"I think we need to possibly look at a playground and park in the Upper Jay area," Depo said. "I think we have a lot of rebuilding to do. I'd say bigger culverts and emphasis on bridges is also important."

Depo commended the present town board and said it's the best he's ever worked with.

"I've worked with board supervisors and 10 different council people, and I think this is the most transparent and accountable board I've ever worked with," he said.

Balzac, however, questioned the board's transparency.

"I'd like to bring up the recent vote that was held to extend the contract for the assessor, which was done at a special town board meeting not advertised in advance, to my knowledge, with really no public input," Balzac said to Depo. "Why did you support to renew that contract at that meeting instead of voting to put it off until a later meeting?"

"My reason for voting," Depo responded, "is my research is that the assessor is through Essex County and also through New York state; she comes highly recommended by both. My knowledge is there is only one other assessor out there in Essex County, and she does not have the rating ours has. That's the reason for my vote, and I'll stand by it."


Tax collector

Town Tax Collector Valerie Coolidge, a Republican and Progressive, will face Integrity party candidate Tina Fenton on Nov. 5. Coolidge was not present at the forum, but her husband, P.K., spoke in her stead.

Coolidge noted his wife's experience as deputy town clerk from 1983 to 1988 and as town clerk from 1989 to 1991. She currently works in Plattsburgh State University's Office of the Provost as vice president of academic affairs.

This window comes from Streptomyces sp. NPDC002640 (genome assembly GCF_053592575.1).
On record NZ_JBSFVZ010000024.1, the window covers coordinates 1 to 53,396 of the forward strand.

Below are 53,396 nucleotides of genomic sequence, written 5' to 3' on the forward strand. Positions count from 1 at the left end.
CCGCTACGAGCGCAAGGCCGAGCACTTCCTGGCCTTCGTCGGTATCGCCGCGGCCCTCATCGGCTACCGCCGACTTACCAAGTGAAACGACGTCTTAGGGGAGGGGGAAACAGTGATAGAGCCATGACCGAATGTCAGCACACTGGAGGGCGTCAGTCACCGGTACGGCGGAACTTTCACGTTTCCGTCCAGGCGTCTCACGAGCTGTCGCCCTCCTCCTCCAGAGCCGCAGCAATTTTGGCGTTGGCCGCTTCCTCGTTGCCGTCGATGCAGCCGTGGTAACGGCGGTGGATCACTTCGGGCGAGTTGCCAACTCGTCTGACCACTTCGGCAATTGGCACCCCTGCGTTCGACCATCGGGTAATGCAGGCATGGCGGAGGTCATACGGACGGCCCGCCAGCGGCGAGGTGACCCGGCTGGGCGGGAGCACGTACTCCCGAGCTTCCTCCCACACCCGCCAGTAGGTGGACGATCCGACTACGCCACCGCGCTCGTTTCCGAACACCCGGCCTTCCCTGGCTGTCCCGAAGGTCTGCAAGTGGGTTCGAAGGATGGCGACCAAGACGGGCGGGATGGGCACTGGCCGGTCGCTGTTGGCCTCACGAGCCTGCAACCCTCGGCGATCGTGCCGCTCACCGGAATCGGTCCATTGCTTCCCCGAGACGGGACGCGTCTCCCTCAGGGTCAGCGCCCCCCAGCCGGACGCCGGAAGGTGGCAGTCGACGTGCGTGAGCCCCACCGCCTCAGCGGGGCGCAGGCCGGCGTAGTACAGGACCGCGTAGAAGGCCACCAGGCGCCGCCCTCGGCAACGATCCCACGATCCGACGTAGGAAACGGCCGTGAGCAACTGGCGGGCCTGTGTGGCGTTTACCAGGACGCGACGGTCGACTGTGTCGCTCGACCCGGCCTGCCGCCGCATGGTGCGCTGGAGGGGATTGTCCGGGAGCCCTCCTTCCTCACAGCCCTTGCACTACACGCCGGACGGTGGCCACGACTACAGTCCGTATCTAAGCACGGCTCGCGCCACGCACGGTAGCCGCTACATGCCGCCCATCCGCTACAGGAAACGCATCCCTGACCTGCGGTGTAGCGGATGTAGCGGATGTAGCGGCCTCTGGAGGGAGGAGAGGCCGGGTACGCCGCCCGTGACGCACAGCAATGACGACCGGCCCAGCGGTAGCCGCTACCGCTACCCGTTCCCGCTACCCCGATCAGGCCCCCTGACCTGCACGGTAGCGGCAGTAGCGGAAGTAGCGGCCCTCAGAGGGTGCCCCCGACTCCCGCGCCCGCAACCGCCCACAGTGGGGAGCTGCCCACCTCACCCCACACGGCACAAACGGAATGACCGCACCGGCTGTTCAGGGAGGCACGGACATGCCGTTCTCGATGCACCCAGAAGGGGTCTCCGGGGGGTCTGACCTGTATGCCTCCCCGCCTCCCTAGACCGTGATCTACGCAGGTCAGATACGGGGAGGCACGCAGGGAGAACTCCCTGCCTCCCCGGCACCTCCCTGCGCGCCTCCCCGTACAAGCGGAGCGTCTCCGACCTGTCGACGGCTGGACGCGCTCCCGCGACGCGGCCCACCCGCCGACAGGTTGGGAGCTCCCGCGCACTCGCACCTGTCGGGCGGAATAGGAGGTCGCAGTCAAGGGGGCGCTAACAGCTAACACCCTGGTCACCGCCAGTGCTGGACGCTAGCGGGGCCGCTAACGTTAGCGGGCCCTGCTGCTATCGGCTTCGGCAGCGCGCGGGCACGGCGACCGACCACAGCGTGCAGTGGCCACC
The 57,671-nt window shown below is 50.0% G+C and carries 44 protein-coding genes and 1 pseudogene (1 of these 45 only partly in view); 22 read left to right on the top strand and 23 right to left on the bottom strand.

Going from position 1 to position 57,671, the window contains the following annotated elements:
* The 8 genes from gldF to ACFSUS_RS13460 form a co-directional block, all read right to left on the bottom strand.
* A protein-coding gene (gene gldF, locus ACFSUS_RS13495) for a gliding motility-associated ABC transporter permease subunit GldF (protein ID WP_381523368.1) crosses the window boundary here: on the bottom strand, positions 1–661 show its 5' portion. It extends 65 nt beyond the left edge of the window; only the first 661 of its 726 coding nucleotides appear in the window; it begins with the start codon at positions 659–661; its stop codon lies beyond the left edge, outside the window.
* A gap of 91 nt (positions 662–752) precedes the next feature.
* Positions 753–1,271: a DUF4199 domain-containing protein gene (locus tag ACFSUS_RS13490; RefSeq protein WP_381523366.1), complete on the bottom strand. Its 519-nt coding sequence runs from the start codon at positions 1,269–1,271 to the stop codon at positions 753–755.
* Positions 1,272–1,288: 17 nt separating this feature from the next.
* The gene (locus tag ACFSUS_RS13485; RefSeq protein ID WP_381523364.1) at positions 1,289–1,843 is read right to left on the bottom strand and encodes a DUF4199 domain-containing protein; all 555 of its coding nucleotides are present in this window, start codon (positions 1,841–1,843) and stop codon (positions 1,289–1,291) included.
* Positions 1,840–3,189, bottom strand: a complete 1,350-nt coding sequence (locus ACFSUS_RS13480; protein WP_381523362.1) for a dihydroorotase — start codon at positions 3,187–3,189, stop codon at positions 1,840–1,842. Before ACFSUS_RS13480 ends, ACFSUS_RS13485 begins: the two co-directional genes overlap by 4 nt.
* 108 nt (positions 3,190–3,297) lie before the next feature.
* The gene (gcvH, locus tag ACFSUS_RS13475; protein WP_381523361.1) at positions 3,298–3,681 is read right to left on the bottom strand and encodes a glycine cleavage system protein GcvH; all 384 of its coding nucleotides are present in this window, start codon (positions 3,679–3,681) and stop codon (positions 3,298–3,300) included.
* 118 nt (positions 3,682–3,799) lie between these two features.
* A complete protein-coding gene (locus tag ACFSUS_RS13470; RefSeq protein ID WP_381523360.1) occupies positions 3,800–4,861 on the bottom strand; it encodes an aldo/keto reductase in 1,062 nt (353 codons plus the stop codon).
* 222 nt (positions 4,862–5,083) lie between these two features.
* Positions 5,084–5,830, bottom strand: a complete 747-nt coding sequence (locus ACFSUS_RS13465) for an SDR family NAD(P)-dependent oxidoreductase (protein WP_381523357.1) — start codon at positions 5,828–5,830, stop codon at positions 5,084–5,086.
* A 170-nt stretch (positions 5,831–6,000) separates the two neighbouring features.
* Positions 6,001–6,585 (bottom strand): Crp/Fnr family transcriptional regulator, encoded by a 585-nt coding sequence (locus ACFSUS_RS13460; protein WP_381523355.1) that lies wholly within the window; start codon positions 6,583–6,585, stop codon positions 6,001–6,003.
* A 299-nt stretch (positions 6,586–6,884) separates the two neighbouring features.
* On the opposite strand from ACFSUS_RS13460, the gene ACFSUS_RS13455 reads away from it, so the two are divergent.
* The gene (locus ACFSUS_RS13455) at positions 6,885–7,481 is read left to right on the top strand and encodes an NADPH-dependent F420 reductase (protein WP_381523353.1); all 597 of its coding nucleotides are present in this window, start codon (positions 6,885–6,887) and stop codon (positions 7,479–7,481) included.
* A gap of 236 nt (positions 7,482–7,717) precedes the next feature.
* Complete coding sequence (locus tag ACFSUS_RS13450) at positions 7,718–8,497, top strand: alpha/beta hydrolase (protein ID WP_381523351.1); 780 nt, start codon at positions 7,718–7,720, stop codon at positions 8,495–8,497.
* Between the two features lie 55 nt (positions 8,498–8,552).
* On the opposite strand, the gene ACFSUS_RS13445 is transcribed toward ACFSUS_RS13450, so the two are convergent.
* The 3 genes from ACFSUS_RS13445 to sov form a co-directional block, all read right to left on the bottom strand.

Fenton noted her own experience as director of the KOA campground in Wilmington for eight years and in keeping the books for her husband's business, Fenton Enterprises. She also served as poll inspector for the Essex County Board of Elections and provided clerical support for various town of Jay offices.

"I'm very proficient with computers and have a great deal of experience with large sums of money and reconciling very active bank accounts," Fenton said. "I have no intention of pulling anyone else in to do the job entrusted to me by the voting public."

Fenton asked P.K. Coolidge if Valerie plans to appoint a deputy to help her if she's re-elected.

"We had talked about appointing myself if the town board allowed that," P.K. Coolidge said. "Valerie will be available evenings, Monday through Friday. I believe she works from 8:30 to 4:30 at Plattsburgh State college. She'd also be available Saturdays. If the town board chooses yes, there could be another person to fill in."


Highway super

Town Superintendent of Highways Christopher Garrow, a Democrat and Progressive, will defend his position against Fair Deal candidate William Lincoln, who was not present.

Garrow said he has lived in Jay since 1979 and has been with the highway department for 28 years: 14 as an employee and 14 as superintendent. He was also appointed as director of the town Department of Public Works in 2005.

"Since my start in office in 2001, I have been in charge of taking care of several events, including five flood events and five ice jams as well as 10 FEMA (Federal Emergency Management Agency) projects," Garrow said. "I did 52 projects for Irene and am currently doing 15 projects."

Garrow also said he has extensive experience writing proposals for grants.

"At this time, the experience I've gotten is from writing the FEMA project worksheets. I've currently written and worked on 10 projects from 1993, 52 FEMA projects, and I'm working on nine projects for hazard litigation and currently working with the New York state steering committee and doing several projects with that as well. I've completed 49 projects at this time. The others will hopefully be completed by 2015."

When asked about his views on sharing services with other municipalities, he said it is a benefit to Jay.

"If we have to pave a mile of road and we have five trucks, it would take us probably in excess of three or four weeks to do it," Garrow said. "With the shared services, we can have up to 24 trucks at one time, and we can do a mile in one day."